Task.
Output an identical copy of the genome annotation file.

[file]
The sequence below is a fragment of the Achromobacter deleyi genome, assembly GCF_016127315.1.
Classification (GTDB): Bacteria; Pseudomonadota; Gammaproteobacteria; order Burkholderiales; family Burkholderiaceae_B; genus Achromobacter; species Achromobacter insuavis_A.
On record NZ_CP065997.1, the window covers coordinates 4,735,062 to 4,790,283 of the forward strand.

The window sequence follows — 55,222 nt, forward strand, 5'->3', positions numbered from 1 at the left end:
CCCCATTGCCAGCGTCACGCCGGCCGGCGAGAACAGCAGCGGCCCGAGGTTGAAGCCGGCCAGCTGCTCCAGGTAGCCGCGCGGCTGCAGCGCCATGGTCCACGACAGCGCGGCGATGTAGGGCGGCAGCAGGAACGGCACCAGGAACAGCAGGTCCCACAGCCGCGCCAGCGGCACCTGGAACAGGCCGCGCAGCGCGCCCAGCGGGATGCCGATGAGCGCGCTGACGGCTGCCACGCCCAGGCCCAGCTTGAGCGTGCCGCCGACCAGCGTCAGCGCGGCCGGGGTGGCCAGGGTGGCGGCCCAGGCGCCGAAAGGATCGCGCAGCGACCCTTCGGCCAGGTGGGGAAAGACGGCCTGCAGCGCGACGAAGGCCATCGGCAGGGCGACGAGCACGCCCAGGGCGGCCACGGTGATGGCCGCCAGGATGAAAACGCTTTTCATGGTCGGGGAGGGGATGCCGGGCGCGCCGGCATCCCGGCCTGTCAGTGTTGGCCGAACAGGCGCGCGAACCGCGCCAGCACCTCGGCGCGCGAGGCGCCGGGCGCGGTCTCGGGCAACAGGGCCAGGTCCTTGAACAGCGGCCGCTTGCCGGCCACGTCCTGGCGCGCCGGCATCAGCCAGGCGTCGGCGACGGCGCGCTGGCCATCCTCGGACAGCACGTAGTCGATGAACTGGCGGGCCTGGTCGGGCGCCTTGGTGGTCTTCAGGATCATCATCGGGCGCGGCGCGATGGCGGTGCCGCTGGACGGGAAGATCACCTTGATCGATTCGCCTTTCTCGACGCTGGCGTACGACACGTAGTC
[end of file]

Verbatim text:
The sequence below is a fragment of the Achromobacter deleyi genome, assembly GCF_016127315.1.
Classification (GTDB): Bacteria; Pseudomonadota; Gammaproteobacteria; order Burkholderiales; family Burkholderiaceae_B; genus Achromobacter; species Achromobacter insuavis_A.
On record NZ_CP065997.1, the window covers coordinates 4,735,062 to 4,790,283 of the forward strand.

The window sequence follows — 55,222 nt, forward strand, 5'->3', positions numbered from 1 at the left end:
CCCCATTGCCAGCGTCACGCCGGCCGGCGAGAACAGCAGCGGCCCGAGGTTGAAGCCGGCCAGCTGCTCCAGGTAGCCGCGCGGCTGCAGCGCCATGGTCCACGACAGCGCGGCGATGTAGGGCGGCAGCAGGAACGGCACCAGGAACAGCAGGTCCCACAGCCGCGCCAGCGGCACCTGGAACAGGCCGCGCAGCGCGCCCAGCGGGATGCCGATGAGCGCGCTGACGGCTGCCACGCCCAGGCCCAGCTTGAGCGTGCCGCCGACCAGCGTCAGCGCGGCCGGGGTGGCCAGGGTGGCGGCCCAGGCGCCGAAAGGATCGCGCAGCGACCCTTCGGCCAGGTGGGGAAAGACGGCCTGCAGCGCGACGAAGGCCATCGGCAGGGCGACGAGCACGCCCAGGGCGGCCACGGTGATGGCCGCCAGGATGAAAACGCTTTTCATGGTCGGGGAGGGGATGCCGGGCGCGCCGGCATCCCGGCCTGTCAGTGTTGGCCGAACAGGCGCGCGAACCGCGCCAGCACCTCGGCGCGCGAGGCGCCGGGCGCGGTCTCGGGCAACAGGGCCAGGTCCTTGAACAGCGGCCGCTTGCCGGCCACGTCCTGGCGCGCCGGCATCAGCCAGGCGTCGGCGACGGCGCGCTGGCCATCCTCGGACAGCACGTAGTCGATGAACTGGCGGGCCTGGTCGGGCGCCTTGGTGGTCTTCAGGATCATCATCGGGCGCGGCGCGATGGCGGTGCCGCTGGACGGGAAGATCACCTTGATCGATTCGCCTTTCTCGACGCTGGCGTACGACACGTAGTC